Original Paper

Biodiversity and Conservation

, Volume 23, Issue 6, pp 1411-1424

First online:

Molecular taxonomic tools provide more accurate estimates of species richness at less cost than traditional morphology-based taxonomic practices in a vegetation survey

  • Ken A. ThompsonAffiliated withDepartment of Integrative Biology, University of Guelph Email author 
  • , Steven G. NewmasterAffiliated withDepartment of Integrative Biology, University of Guelph

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Vegetation surveys are conducted to obtain a catalogue of the plant species that occupy an area of interest, and are used to inform the decisions of policymakers about conservation, development, and remediation efforts. Currently, vegetation surveys rely on traditional morphology-based taxonomic practices to identify collected specimens. By implementing recent advances in molecular taxonomy, it may be possible to improve upon these methods and reduce the associated costs. In this study, we used both morphological and molecular taxonomic methods to sample 337 forest vegetation plots in northeastern Ontario, Canada. DNA barcoding—a molecular taxonomic tool—was used to identify specimens collected in the molecular taxonomic survey. The molecular taxonomic survey identified a mean of 12.4 species per plot and 202 species in total, whereas the morphological taxonomic survey identified a mean of 9.8 species per plot and 142 species in total; both surveys provided identical estimates of community similarity. The morphological taxonomic survey was 37 % more expensive than molecular taxonomic survey, owing largely to the increased time required in the field to collect specimens that flowered at different times. Our results indicate that molecular taxonomic tools are more cost-effective than traditional morphology-based taxonomic practices for species identification in vegetation surveys. Taxonomy underpins all conservation, and the implementation of molecular taxonomic tools for vegetation surveys has promise to lessen the consequences of the taxonomic impediment and increase the effectiveness of conservation efforts.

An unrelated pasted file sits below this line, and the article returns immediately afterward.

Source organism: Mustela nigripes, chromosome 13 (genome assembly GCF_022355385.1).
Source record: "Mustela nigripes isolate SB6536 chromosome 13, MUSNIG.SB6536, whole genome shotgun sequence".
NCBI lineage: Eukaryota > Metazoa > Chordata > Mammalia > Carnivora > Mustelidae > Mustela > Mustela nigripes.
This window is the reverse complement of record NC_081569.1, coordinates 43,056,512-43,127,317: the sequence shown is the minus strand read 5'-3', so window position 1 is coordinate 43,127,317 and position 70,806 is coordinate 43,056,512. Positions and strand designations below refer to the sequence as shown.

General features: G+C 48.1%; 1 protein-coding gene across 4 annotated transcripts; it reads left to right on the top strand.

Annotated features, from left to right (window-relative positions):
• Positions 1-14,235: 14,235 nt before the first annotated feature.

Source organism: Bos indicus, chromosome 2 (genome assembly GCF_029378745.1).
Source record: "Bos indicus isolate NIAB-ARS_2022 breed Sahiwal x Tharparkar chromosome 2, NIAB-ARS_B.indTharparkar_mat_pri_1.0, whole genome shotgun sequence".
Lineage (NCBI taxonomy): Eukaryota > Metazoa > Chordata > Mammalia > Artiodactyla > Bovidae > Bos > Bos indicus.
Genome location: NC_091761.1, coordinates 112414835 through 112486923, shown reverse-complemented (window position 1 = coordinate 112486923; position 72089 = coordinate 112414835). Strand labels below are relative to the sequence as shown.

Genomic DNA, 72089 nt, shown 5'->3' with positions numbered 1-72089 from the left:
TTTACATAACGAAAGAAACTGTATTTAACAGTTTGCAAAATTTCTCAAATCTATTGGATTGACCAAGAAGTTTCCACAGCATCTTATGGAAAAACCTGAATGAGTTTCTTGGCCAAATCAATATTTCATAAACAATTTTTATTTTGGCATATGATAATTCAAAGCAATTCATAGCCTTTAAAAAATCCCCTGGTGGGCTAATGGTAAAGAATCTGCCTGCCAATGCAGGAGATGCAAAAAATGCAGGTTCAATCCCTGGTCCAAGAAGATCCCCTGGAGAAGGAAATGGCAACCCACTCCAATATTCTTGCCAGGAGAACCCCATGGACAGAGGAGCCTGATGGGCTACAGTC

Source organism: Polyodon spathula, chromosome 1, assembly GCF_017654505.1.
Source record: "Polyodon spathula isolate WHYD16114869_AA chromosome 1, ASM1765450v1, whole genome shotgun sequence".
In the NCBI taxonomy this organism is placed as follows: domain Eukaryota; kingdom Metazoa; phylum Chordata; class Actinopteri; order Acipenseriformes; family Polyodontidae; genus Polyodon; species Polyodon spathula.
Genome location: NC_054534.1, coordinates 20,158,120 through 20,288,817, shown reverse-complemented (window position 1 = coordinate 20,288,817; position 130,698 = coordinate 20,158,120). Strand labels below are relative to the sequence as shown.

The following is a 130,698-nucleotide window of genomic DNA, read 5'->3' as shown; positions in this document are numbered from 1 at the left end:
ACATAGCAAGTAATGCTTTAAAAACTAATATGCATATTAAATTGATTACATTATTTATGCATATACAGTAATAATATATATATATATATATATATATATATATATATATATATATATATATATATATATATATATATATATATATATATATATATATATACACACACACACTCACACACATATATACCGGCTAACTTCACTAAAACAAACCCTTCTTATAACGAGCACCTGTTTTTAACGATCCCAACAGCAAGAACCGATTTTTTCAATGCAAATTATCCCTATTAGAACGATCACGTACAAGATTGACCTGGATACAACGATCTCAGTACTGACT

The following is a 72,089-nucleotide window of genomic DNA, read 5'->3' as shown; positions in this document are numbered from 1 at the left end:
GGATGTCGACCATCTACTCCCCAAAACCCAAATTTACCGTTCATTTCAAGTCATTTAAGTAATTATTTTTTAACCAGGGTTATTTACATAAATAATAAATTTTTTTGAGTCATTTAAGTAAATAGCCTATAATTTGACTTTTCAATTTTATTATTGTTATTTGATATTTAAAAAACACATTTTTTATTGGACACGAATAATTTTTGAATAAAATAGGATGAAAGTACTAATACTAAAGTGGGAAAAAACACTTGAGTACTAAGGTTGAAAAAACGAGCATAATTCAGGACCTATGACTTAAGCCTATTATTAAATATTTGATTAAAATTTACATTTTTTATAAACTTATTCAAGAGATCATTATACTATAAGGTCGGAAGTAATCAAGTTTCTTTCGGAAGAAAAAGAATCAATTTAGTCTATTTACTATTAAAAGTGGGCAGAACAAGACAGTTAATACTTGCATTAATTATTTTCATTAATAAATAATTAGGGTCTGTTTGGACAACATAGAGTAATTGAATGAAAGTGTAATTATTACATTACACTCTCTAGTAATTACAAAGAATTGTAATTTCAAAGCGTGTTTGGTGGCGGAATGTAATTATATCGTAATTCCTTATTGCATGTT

Community inventory DNA barcoding DNA taxonomy Ecological survey Environmental impact assessment Plant identification